The Google Cloud Platform released version 1.0 of the Kubernetes project. The name “kubernetes” originates from Greek, meaning “helmsman” or “pilot”. Kubernetes is an open source software system for managing containerized applications across multiple hosts. It handles the scheduling the nodes, and reorganizes the cluster when workloads or nodes fail (called “self-healing”).
Kubernetes introduces some new technology specific concepts such as “cluster”, “node”, “pod”, “replication controller”, and “service”. If you need more information check out the concepts on github. We also wrote a getting started guide for using Juju.
Canonical have been working on Kubernetes for about 6 months. The bundle and charms are in the
cluster/juju directory of the kubernetes github project. We have created the best way to deploy a cluster with Juju so you can get started using the technology without having to know how to deploy the cluster on a specific cloud. The important part of this integration is that you can deploy a cluster in all the clouds that Juju supports (which is pretty much all of the public clouds)!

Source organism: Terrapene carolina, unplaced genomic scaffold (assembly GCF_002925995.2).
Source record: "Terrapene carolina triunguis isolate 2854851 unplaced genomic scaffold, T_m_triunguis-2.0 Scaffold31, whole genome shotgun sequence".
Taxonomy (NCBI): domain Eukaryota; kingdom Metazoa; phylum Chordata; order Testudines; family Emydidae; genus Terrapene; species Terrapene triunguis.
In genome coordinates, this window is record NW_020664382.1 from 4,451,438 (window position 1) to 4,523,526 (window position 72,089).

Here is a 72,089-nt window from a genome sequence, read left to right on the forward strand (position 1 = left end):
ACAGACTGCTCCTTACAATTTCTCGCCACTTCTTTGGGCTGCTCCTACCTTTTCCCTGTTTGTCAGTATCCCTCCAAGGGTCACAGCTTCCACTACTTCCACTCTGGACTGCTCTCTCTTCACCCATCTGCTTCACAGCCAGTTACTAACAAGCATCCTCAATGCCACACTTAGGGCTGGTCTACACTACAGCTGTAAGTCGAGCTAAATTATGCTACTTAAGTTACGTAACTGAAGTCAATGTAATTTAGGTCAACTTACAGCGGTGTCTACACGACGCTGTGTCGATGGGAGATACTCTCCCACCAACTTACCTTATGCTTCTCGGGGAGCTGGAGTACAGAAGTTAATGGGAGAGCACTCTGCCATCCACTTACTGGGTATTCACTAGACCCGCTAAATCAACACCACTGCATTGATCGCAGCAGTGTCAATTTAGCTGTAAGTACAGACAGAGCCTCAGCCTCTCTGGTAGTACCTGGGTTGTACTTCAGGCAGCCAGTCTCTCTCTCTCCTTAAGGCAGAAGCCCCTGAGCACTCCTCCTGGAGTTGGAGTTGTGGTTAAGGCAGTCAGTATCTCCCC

Assuming you already have Juju installed (because who doesn't ... am I right?) you can deploy a Kubernetes cluster in two different ways:
Released version cluster
We engineered the charms to deploy a specific tagged release of the kuberentes project. At the time of writing this is "v1.0.0" but the version can change. Use quickstart to deploy the bundle from the Juju charm store:
juju quickstart u/kubernetes/kubernetes-cluster
If you want to develop Kubernetes features or fix bugs you can deploy the developer version and see your changes in the cluster right away! Since the charms and bundles are integrated in the repository you can use Kubernetes semantics to deploy the cluster (a.k.a.
git clone https://github.com/GoogleCloudPlatform/kubernetes.git cd kubernetes export KUBERNETES_PROVIDER=juju cluster/kube-up.sh
I wrote more about the developer cluster in a previous post.
My colleague created a video that visualizes the features we have added. Check out his video on YouTube.
I wrote more about the Kubernetes 1.0 release on Ubuntu Insights.
Congratulations to Google for reaching the significant milestone v1.0!